With particular reference to Turkish politics, it is argued that the post-2001 restructuring of state and social relations cannot be unequivocally characterized with depoliticisation but that the institutionalization of the latter in the key policy area that govern the relationship between capital and labour via the management of money has contributed to the opening up of a new terrain before the Turkish governments to politicise a number of other issues that are at first sight seemingly separate from the economic domain. Such an approach suggests that the now widely acknowledged authoritarian turn in AKP government is in fact not a novel phenomenon but its roots rest in the character of social relations and their very restructuring in the aftermath of the 2000-2001 crisis. An additional implication is that the broadening of the political in this manner has also opened up the possibilities for novel forms of political engagement. These new forms, while not engaged in the traditional political party and parliamentary system, strongly represent a renewed wave of societal politicisation nonetheless. They present the potential to explore alternative progressive forms of organising social relations and re-define the political (i.e. encompassing the governmental, the public and private in Hay’s terminology) beyond its given limited domain under capitalism. Their success will depend on their ability to organise and mobilise around the latter objective and demystify the class character and capital logic behind these governing strategies, that is to give a progressive character and radical, anti-capitalist content to politicisation as opposed to the reactionary and increasingly authoritarian character of its government-led counterpart.

It is difficult to envisage what the future holds for the ongoing shuffling and struggle within the Turkish state amidst evolving expressions of social and political discontent, polarization and deepening authoritarianism in all spheres. However it is plausible to suggest that forms of politicisation at government and societal level (the rapid and continuous centralisation of decision making processes as recently manifested in the legislation on the regulation of the internet, the blocking of the use of social media site Twitter across the country, the murder of 14-year old Berkin Elvan and the immediate expansive societal uproar as well as the controversies surrounding the recently held local elections being the latest of the many ongoing manifestations since the summer of 2013) are likely to persist and evolve amidst the deepening global crisis and its continual impact on the social relations.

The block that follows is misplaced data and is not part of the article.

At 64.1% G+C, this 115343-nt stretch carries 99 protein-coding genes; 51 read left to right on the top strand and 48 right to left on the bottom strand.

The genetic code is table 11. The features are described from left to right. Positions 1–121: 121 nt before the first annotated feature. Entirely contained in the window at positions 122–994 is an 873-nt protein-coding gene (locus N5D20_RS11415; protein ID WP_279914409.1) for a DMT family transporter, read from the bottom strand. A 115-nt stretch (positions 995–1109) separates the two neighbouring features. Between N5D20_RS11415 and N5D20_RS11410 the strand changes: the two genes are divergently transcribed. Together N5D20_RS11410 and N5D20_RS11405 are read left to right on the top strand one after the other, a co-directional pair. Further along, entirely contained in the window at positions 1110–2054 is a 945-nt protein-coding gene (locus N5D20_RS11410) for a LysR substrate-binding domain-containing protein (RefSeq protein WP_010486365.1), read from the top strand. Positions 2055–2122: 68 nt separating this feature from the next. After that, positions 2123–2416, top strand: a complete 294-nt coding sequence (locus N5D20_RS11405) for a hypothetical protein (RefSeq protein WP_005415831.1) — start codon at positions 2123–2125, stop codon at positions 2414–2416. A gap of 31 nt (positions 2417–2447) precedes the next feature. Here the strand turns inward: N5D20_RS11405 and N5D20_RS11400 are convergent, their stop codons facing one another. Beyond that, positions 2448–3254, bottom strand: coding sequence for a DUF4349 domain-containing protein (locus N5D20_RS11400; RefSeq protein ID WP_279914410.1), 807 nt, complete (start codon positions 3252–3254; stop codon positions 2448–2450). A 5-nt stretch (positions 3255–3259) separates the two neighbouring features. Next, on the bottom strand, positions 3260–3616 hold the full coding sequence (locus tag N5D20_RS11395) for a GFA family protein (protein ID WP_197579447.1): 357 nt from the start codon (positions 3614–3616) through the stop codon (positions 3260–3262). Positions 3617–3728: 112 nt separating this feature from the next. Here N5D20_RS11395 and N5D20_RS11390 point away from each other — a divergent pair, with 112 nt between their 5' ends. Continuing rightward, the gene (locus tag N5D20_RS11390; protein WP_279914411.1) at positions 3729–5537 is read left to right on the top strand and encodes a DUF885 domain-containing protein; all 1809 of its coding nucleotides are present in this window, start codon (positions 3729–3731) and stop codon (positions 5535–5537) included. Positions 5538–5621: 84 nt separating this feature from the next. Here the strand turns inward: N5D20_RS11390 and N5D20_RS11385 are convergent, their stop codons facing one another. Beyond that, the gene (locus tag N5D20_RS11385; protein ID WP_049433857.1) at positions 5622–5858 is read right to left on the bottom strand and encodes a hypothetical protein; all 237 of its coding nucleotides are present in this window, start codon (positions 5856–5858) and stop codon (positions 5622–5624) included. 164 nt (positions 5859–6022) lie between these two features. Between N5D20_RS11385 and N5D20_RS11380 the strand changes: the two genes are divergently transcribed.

Dr. Pınar Dönmez, Visiting Research Fellow, Central European University, Center for Policy Studies, Budapest, Hungary

Please cite this publication as follows:

Dönmez, Pınar (May, 2014), “Making Sense of (Anti) Politics In and Out of Crisis in Turkey: A Critical Intervention”, Vol. III, Issue 5, pp.39-53, Centre for Policy and Research on Turkey (Research Turkey), London, ResearchTurkey. (


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[1] This opinion piece is a shortened, adapted excerpt from a working research paper. The author would like to thank the Centre for Policy and Research on Turkey (Research Turkey) editors and the two anonymous referees for their insightful comments on the previous versions of the article as well as the translator for the translation of the piece into Turkish.

[2] It should be noted that the distinction presented here between “governmental” and “societal” politicisation is not an ontological but an analytical distinction on the basis of the distinct political, economic, ideological and institutional forms that the capitalist social relations take (Clarke, 1991: 38). This conception acknowledges that neither the “government-led”, nor the “societal” forms of appearance of politicisation are monolithic but emerge as terrains of continuous struggle and contestation. For a recent thorough theoretical conceptualization of governmental, societal and discursive (de)politicisation and the utilisation of the politicisation/depoliticisation framework in a variety of contexts and policy areas, see Wood and Flinders, 2014 and Special Issue, Politics & Policy, 2014).

[3] In contrast to the pre-2001 period during which the key politicising dynamics have been more visibly connected to the economic domain, it is striking that the governmental discourse countering the latest societal politicisation has reversely appealed to continuous reminders of the post-2001 “success” achieved in the area of economic management in order to offset the negative consequences of politicisation in other issue areas (“Erdogan Kazlicesme’de milyonlara hitap etti” [Erdogan addressed the millions in Kazlicesme], Haber7, 17 July 2013; “Asil milliyetcilik IMF’ye olan borcu odemektir” [Genuine nationalism is in paying off the debt to the IMF], Sabah, 18 March 2014; “Basbakan Hatay’da konustu” [The prime minister’s speech in Hatay], Sabah, 22 March 2014).